Justice in Transition: Restorative and Indigenous Applications in Post-war Contexts (671)

Carl Stauffer and Jimmy Juma

What does justice feel like? How can we discover a justice that truly satisfies human need? Beginning with key theoretical underpinnings and a multi-disciplinary approach to concepts of justice, this course explores the contemporary applications of transitional justice in post-war settings internationally and historical harms domestically. Participants will critique and compare various popular expressions of societal justice such as International Criminal Courts, Truth Commissions, Disarmament, Demobilization and Reintegration strategies, restitution/reparations practices and memorialization processes through a restorative justice framework. In addition, various parallel and indigenous justice efforts will be surveyed and compared with the dominant justice applications. Of particular interest are the growing innovations in hybrid justice models that attempt to satisfy the collective needs of traumatized societies, and the continued search for how to ensure a future transmission of generational justice that is securely embedded within the notion of the ‘common good.’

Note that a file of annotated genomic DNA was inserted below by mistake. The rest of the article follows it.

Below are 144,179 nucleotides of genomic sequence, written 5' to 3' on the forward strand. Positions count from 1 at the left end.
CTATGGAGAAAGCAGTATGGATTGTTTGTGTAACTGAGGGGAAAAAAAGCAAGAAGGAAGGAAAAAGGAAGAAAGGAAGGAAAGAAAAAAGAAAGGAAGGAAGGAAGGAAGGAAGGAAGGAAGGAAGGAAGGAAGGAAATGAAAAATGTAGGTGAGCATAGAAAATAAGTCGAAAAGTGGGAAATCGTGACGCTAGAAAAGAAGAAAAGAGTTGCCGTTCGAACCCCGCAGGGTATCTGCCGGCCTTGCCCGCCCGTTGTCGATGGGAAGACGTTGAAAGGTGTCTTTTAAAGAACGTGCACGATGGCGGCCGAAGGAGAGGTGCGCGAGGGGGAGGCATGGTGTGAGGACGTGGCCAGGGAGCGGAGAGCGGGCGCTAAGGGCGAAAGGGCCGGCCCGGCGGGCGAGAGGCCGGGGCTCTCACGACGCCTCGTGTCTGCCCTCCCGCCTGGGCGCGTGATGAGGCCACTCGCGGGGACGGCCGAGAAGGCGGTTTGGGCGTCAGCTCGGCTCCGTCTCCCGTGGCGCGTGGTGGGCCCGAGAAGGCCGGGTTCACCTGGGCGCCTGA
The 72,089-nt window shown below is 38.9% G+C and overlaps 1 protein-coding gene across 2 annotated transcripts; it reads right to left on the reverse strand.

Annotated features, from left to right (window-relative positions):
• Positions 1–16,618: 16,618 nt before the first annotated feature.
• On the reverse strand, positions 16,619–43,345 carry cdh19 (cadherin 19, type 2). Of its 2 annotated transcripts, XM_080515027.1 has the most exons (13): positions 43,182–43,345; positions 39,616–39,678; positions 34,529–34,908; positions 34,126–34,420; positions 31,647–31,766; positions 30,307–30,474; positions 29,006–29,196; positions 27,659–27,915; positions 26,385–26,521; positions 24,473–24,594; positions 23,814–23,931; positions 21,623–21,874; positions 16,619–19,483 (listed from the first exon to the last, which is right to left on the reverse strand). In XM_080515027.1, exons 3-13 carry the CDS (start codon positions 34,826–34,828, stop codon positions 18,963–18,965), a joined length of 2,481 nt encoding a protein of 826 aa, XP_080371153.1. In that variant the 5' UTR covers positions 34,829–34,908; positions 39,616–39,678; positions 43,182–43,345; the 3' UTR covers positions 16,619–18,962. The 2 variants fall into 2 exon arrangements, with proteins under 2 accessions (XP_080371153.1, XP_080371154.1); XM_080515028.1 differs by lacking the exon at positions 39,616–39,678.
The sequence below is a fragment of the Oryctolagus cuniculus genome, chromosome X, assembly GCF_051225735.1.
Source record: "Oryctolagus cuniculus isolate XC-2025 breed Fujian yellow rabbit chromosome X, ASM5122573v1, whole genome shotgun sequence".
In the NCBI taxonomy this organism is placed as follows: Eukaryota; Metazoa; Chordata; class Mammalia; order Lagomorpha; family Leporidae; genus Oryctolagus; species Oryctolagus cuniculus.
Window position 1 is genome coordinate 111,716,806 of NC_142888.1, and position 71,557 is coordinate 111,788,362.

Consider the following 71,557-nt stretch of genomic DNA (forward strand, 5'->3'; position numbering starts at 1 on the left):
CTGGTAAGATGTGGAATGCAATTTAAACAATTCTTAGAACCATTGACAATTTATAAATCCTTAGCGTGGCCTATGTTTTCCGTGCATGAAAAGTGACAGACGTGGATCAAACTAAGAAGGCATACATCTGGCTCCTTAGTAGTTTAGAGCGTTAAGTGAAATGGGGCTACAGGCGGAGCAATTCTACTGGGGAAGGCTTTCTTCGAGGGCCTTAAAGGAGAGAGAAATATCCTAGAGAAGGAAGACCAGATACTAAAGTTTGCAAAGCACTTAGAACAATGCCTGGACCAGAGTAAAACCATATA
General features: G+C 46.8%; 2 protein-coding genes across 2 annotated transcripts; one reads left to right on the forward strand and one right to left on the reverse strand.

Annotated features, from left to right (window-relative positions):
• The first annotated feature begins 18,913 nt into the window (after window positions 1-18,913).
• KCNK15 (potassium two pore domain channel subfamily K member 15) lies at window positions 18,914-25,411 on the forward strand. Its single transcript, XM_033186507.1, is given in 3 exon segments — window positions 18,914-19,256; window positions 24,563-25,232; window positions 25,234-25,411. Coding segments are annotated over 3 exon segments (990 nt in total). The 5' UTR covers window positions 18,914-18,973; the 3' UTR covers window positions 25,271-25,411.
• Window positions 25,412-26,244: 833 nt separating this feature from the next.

Draft Syllabus